SALFORD volunteers set out in the miserable weather to clean up Albert Park.
Over the past weekend, more than 59,000 Britons volunteered in the Great British Spring Clean. Equipped with rubbish bags and gloves, they did not stop until their streets were clean and ready for a new season.
Salford saw its own residents volunteer across the main streets and along the beautiful and historic River Irwell. On Sunday, in spite of the rain and the cold temperatures, five Salford residents with a love for their environment were busy cleaning up Albert Park.
Carole Sumner, the leader of this volunteer group and chair of Friends of Albert Park committee, was proud to participate in this event. “The council has fewer maintenance staff, so they do not clean the park like they used to, not even with machinery. So it is up to volunteers to do this, to make an effort.
“Ideally it should be a monthly event but we do not have enough members interested in this.”
Compared to last year’s event, Carole says there were fewer volunteers but at least “different people than last year.”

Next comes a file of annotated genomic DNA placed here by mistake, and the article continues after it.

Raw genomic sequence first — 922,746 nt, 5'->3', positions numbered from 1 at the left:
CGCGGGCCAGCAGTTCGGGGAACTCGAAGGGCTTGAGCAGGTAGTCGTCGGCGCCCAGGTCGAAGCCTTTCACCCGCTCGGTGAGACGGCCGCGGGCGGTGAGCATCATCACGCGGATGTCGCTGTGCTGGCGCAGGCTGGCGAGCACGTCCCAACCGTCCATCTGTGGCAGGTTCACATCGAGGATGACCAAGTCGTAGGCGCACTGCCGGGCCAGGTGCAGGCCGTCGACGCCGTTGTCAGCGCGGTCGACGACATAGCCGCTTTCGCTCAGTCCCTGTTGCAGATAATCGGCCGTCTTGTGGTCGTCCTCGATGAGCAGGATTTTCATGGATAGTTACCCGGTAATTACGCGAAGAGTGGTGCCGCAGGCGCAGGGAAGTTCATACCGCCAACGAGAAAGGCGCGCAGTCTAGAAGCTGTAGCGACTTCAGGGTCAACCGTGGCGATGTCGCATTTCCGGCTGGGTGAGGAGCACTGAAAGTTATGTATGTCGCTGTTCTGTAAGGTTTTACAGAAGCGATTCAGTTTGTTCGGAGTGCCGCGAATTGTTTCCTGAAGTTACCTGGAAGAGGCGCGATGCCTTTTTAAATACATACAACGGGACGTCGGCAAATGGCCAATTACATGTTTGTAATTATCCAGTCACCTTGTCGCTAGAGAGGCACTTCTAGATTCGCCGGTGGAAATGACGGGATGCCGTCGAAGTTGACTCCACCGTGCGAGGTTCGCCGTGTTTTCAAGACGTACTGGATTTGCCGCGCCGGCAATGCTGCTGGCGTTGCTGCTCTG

Jacqui, also a member of the Friends of Albert Park committee, is no stranger to picking up litter from the park as she has been doing it for quite some time.
She said: “I do not like untidiness and dirtiness, so it is important that we do this. It makes me feel good to do this because I live right across the street from here. I always pick the rubbish up when I come here with my grandchildren.
Listen to more of what Jacqui had to say:
“We do not have enough bins on the streets because they say there is no money, but what is more important than hygiene?”
As part of her committee work, Jacqui has visited enough countries around the world to reach a somber conclusion about the United Kingdom.
“Our country is the dirtiest. In some parts of Cambodia, you could eat off the street.”
“Employing people to clean is the answer. Cleaning vehicles are not good because they always leave some rubbish behind. Instead of vehicles, money could be spent on hiring people to clean. It would make a big difference, not only for our community but for the workers as well. Then maybe if Salford residents saw an initiative like that, they would think twice about throwing their litter on the ground.”
Councillor Jim King also participated in Sunday’s cleaning.
He said: “I became involved because I am a keen environmentalist.”
Cllr. King was impressed by the volunteers’ efforts and said: “Ideally it should happen more than once a year and be organised organically by the Salford community with the City Council providing bags and gloves.”
The council is making its contribution by providing seven new Streetscene vehicles costing £245,000, to clean streets and parks. A further £300,000 will be used to employ extra cleaning staff.